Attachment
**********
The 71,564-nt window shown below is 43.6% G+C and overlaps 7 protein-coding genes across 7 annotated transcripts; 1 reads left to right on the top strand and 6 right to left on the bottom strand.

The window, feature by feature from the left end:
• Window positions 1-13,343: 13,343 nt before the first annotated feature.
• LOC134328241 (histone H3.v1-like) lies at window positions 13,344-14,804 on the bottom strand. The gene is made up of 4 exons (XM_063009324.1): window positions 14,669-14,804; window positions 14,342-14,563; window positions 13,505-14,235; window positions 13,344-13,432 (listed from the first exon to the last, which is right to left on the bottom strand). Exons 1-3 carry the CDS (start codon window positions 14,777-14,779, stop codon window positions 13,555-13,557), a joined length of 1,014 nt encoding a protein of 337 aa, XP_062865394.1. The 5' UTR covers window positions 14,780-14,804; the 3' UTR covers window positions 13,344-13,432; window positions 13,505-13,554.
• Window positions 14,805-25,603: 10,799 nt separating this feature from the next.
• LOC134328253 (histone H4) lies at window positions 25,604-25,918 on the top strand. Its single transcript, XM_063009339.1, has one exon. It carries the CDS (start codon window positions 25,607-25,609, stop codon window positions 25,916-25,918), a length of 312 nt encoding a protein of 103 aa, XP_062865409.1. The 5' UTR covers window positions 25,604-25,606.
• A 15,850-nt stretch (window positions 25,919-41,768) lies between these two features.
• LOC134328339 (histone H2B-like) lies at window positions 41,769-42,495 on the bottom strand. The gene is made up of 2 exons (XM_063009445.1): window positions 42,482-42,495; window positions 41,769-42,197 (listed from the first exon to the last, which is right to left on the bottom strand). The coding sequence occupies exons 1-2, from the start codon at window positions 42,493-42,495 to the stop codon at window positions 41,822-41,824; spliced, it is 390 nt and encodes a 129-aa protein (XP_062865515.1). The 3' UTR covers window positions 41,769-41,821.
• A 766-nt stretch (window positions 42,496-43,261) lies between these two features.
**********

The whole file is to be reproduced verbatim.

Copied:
The 71,564-nt window shown below is 43.6% G+C and overlaps 7 protein-coding genes across 7 annotated transcripts; 1 reads left to right on the top strand and 6 right to left on the bottom strand.

The window, feature by feature from the left end:
• Window positions 1-13,343: 13,343 nt before the first annotated feature.
• LOC134328241 (histone H3.v1-like) lies at window positions 13,344-14,804 on the bottom strand. The gene is made up of 4 exons (XM_063009324.1): window positions 14,669-14,804; window positions 14,342-14,563; window positions 13,505-14,235; window positions 13,344-13,432 (listed from the first exon to the last, which is right to left on the bottom strand). Exons 1-3 carry the CDS (start codon window positions 14,777-14,779, stop codon window positions 13,555-13,557), a joined length of 1,014 nt encoding a protein of 337 aa, XP_062865394.1. The 5' UTR covers window positions 14,780-14,804; the 3' UTR covers window positions 13,344-13,432; window positions 13,505-13,554.
• Window positions 14,805-25,603: 10,799 nt separating this feature from the next.
• LOC134328253 (histone H4) lies at window positions 25,604-25,918 on the top strand. Its single transcript, XM_063009339.1, has one exon. It carries the CDS (start codon window positions 25,607-25,609, stop codon window positions 25,916-25,918), a length of 312 nt encoding a protein of 103 aa, XP_062865409.1. The 5' UTR covers window positions 25,604-25,606.
• A 15,850-nt stretch (window positions 25,919-41,768) lies between these two features.
• LOC134328339 (histone H2B-like) lies at window positions 41,769-42,495 on the bottom strand. The gene is made up of 2 exons (XM_063009445.1): window positions 42,482-42,495; window positions 41,769-42,197 (listed from the first exon to the last, which is right to left on the bottom strand). The coding sequence occupies exons 1-2, from the start codon at window positions 42,493-42,495 to the stop codon at window positions 41,822-41,824; spliced, it is 390 nt and encodes a 129-aa protein (XP_062865515.1). The 3' UTR covers window positions 41,769-41,821.
• A 766-nt stretch (window positions 42,496-43,261) lies between these two features.